Northern nature reserves and curlew conservation

22.04.2022 5 min read

Becky Bailey, Associate Director from our Ecology team is a trustee for Yorkshire Naturalists Union, this is one of many wildlife projects she supports across the North. Through this work, she met Simon and Jill Warwick from the Nosterfield Nature Reserve in North Yorkshire near Ripon. The Nature Reserve is home to a variety of wildlife including Curlews, for World Curlew day she discusses this amazing bird and its significant decline in recent years. 

Curlews are birds that have found their way into folklore and poetry due to their call echoing down the moorland or estuary, repeatedly described in virtually every article ever referring to the species as ‘haunting’. But sadly, the species has been subject to massive declines, with the total European population declining by up to 49% across three generations. Whilst the breeding populations of the UK have shrunk by a similar amount, the decline is over 50% in Scotland and Wales.

Studies have provided a range of potential causes for the decline including increases in predator numbers impacting upon breeding success, transition of moorland and/or wet grasslands to woodland, and changes in farming practice and climate change.

I took the opportunity of the upcoming World Curlew Day to go and speak to people who know curlew. Simon and Jill Warwick are two of the brains and hard-working bodies behind the Lower Ure Conservation Trust (LUCT) and Nosterfield Nature Reserve in North Yorkshire near Ripon. They were kind enough to meet up with me and show me around the reserve, and a bit of the behind-the-scenes action. This site was a quarry up until the late 1990s and in the 25 years that LUCT has been managing it, the team has had some phenomenal wins in regenerating the habitats present within the nature reserve, and working alongside Tarmac at the active adjacent quarry.

Focussing on regenerating wet grasslands for the improvement of waders and reintroducing locally extinct flora has led to massive gains. From a breeding population of absolutely zero curlews in 1997, the team had four breeding pairs in 2021. And the benefits have extended to other waders, their dream of four pairs of breeding redshank was achieved in their first year, and the site now regularly supports up to 12 pairs. They now host between 50 and 55 pairs of lapwing annually (with 57 pairs sitting on nest sites in 2022), and breeding avocet (the first records for North Yorkshire) since 2008. Away from waders, in 2010 they had their first booming bittern – another first for North Yorkshire, and have had 3 breeding attempts since!

So how is Nosterfield bucking these national and international trends?

For a start, they’re experimental and pushing the boundaries of what they have learned from experience, from visiting other sites. For instance, they were told that they didn’t have the acreage of reedbeds to support breeding bittern – however following a trip to see reedbeds both in the UK and abroad (including Belarus), they reviewed the fish populations in the lake. With an introduction of rudd rather than the more traditional roach, it appears that there is enough food to support bittern on a fraction of the size of other sites AND at a fraction of the cost. The entire reedbed establishment for the bittern project was undertaken for a total of £20,000. Similar projects in Yorkshire have costs of up to £2m.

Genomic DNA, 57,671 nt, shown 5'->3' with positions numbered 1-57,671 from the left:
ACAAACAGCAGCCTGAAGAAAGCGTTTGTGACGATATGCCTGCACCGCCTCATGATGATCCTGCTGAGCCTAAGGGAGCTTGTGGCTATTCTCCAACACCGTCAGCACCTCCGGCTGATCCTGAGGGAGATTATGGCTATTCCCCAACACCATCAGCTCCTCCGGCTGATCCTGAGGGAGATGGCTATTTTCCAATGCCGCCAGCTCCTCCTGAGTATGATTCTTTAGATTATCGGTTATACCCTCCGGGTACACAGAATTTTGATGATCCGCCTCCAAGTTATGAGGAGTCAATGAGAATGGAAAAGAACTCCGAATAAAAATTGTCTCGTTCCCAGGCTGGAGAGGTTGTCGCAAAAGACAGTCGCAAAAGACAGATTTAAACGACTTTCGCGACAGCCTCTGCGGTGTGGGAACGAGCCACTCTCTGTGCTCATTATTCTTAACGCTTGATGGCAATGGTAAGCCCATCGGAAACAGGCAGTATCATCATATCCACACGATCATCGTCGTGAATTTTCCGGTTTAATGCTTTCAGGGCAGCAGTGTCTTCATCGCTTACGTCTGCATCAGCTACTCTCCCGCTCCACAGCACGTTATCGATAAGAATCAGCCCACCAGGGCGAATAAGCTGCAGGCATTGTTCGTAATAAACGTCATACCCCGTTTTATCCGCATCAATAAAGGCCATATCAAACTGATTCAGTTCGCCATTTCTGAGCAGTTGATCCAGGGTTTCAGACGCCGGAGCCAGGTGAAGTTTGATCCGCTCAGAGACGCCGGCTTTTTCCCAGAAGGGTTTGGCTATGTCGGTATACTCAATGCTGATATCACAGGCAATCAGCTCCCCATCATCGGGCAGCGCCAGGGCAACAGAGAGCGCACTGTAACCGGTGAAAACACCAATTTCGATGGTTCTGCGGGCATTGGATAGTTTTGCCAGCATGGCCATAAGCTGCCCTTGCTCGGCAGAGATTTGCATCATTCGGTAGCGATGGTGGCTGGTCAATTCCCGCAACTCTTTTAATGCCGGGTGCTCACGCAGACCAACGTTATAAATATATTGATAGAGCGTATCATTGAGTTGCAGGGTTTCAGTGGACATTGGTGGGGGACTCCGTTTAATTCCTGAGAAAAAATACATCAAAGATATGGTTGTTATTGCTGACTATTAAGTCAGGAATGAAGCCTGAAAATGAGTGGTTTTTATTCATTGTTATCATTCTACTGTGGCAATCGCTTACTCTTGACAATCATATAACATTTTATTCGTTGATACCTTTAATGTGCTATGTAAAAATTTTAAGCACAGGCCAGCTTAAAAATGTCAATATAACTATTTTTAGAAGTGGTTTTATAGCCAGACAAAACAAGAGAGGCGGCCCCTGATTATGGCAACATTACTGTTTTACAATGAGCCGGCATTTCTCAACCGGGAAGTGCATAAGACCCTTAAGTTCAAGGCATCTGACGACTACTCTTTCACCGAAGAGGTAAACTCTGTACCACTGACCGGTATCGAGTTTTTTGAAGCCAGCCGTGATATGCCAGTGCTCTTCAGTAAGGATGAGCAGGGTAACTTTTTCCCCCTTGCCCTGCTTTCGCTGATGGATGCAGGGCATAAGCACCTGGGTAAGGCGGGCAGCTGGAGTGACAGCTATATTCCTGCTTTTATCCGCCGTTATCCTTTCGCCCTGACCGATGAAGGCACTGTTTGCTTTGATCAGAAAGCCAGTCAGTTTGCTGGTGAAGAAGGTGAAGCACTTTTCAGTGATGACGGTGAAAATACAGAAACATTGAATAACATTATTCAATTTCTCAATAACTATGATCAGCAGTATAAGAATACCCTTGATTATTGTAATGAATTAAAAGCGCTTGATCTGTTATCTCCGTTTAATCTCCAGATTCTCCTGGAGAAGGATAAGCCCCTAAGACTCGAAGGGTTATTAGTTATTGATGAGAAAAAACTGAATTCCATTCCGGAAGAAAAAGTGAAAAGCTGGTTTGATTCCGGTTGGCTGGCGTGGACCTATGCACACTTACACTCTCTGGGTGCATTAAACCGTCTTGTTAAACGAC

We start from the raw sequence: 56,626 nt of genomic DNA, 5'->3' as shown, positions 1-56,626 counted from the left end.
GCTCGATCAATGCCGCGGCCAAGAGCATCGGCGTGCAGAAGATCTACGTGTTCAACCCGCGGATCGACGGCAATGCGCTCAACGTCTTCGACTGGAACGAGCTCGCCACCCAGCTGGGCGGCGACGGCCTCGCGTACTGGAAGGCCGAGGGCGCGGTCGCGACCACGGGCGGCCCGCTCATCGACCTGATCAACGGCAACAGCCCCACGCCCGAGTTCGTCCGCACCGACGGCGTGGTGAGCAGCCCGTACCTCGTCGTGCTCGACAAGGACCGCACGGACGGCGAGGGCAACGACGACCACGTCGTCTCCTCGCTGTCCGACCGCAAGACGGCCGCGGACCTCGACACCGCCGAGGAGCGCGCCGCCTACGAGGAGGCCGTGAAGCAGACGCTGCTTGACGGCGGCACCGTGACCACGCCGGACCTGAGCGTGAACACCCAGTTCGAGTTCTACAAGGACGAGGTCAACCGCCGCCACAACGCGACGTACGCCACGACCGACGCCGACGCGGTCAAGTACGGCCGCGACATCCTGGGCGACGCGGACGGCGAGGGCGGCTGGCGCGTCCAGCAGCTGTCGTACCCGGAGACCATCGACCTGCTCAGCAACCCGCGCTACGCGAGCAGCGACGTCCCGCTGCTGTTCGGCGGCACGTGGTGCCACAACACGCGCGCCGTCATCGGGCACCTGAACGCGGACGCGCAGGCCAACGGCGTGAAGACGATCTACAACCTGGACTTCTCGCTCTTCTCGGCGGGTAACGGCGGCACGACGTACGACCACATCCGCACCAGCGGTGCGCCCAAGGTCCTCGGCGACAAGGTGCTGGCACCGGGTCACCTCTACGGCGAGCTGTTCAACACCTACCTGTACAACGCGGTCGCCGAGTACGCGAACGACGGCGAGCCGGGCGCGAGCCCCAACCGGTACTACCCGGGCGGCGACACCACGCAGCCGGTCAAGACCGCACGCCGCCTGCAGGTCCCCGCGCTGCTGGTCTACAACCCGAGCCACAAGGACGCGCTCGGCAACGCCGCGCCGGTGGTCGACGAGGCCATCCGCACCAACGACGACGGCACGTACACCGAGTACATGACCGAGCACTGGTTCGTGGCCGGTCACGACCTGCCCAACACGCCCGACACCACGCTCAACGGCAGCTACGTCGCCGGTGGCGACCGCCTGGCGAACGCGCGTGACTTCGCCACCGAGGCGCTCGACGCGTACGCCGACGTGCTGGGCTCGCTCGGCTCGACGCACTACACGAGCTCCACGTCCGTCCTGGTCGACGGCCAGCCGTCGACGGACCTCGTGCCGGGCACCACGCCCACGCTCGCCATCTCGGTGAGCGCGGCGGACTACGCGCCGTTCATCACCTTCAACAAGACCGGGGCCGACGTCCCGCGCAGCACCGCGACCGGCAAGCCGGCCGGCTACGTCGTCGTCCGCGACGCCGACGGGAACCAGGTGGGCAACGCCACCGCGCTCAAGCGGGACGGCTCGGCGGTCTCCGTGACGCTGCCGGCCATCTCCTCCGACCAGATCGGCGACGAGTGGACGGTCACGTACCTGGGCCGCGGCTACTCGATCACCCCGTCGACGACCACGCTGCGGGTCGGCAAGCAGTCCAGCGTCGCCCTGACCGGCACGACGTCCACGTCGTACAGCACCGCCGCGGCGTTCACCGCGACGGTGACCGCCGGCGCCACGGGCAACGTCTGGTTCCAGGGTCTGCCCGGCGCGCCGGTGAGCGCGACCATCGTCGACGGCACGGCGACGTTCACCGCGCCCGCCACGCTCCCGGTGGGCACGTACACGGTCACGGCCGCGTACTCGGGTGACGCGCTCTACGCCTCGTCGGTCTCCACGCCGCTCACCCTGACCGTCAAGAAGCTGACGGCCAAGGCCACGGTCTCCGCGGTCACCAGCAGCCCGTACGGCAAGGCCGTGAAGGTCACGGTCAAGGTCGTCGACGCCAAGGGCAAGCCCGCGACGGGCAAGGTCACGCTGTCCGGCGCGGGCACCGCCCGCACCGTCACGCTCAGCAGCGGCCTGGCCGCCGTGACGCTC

Luck? Who knows – but you have to be in it to win it. And the LUCT is making sure that they are definitely in the game.

They took me to see their nursery where the team is growing previously extinct-in-North Yorkshire wetland plants and their experimental plots where they are working with a variety of planting densities and depths to see how these plants establish, interact with other species (including non-natives such as the sadly present New Zealand pygmyweed) and grazing pressure from the ubiquitous bunnies.

Now, I am by no means a botanist – I tend to be focussed on the bird rather than the plant it’s foraging in and around, but even I got excited about the reintroduction of great fen sedge to the site due to Simon’s complete enthusiasm and commitment to the cause. Managed and kept running by the dedicated LUCT volunteers, in 2021 the team nurtured over 25,000 new plants (including the hard-to-germinate great fen sedge) and this has meant that the habitats around the nursery have been taken from bare earth and open water in 2018 to over a hectare of wetland habitats modelled on other local sites, with plans to increase this to over 2.5ha in the next few years.

It’s a huge commitment, but it’s paying off with the increasing numbers of breeding waders (and other species including reedbed-focussed migrants such as sedge and reed warblers!). It’s an absolute joy to see wetland regeneration (or rewilding for want of a better buzzword) progressing so well and actually delivering the goods. It’s a massive credit to all involved at LUCT and the supportive relationships they’ve set up with Tarmac and the surrounding landowners and I cannot wait to see what the site manages to achieve next.

I came for the curlew, but I will be coming back for the conservation!

Curlew are regularly colour ringed in the Ure Valley and any and all sightings of ringed birds should be reported via: https://app.bto.org/euring/lang/pages/rings.jsp?country=EN

Find out more about Nosterfield NR and the Lower Ure Conservation Trust here.

Photo credits: Whitfield Benson

Key Contacts

Rebecca Bailey Associate Director - Ecology
Temple